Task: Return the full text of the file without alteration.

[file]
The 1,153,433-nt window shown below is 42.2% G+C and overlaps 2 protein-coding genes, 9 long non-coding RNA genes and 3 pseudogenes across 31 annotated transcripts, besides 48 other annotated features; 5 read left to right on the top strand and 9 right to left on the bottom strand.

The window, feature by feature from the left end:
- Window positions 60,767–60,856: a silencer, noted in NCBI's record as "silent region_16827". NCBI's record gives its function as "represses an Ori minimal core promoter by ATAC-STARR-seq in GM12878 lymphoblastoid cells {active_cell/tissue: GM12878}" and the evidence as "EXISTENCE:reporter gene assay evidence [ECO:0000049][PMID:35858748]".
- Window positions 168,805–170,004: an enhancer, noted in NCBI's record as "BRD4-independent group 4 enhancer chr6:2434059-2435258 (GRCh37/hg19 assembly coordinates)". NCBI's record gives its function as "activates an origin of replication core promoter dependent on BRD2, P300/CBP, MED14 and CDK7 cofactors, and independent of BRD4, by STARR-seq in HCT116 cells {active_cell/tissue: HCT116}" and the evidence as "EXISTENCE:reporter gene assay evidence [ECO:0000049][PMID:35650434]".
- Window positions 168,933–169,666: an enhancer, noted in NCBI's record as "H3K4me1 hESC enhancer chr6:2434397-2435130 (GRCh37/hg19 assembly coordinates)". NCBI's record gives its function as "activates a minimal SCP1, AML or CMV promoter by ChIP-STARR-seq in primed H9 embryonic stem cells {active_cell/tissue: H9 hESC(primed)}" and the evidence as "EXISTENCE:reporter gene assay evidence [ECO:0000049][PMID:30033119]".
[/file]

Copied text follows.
The 1,153,433-nt window shown below is 42.2% G+C and overlaps 2 protein-coding genes, 9 long non-coding RNA genes and 3 pseudogenes across 31 annotated transcripts, besides 48 other annotated features; 5 read left to right on the top strand and 9 right to left on the bottom strand.

The window, feature by feature from the left end:
- Window positions 60,767–60,856: a silencer, noted in NCBI's record as "silent region_16827". NCBI's record gives its function as "represses an Ori minimal core promoter by ATAC-STARR-seq in GM12878 lymphoblastoid cells {active_cell/tissue: GM12878}" and the evidence as "EXISTENCE:reporter gene assay evidence [ECO:0000049][PMID:35858748]".
- Window positions 168,805–170,004: an enhancer, noted in NCBI's record as "BRD4-independent group 4 enhancer chr6:2434059-2435258 (GRCh37/hg19 assembly coordinates)". NCBI's record gives its function as "activates an origin of replication core promoter dependent on BRD2, P300/CBP, MED14 and CDK7 cofactors, and independent of BRD4, by STARR-seq in HCT116 cells {active_cell/tissue: HCT116}" and the evidence as "EXISTENCE:reporter gene assay evidence [ECO:0000049][PMID:35650434]".
- Window positions 168,933–169,666: an enhancer, noted in NCBI's record as "H3K4me1 hESC enhancer chr6:2434397-2435130 (GRCh37/hg19 assembly coordinates)". NCBI's record gives its function as "activates a minimal SCP1, AML or CMV promoter by ChIP-STARR-seq in primed H9 embryonic stem cells {active_cell/tissue: H9 hESC(primed)}" and the evidence as "EXISTENCE:reporter gene assay evidence [ECO:0000049][PMID:30033119]".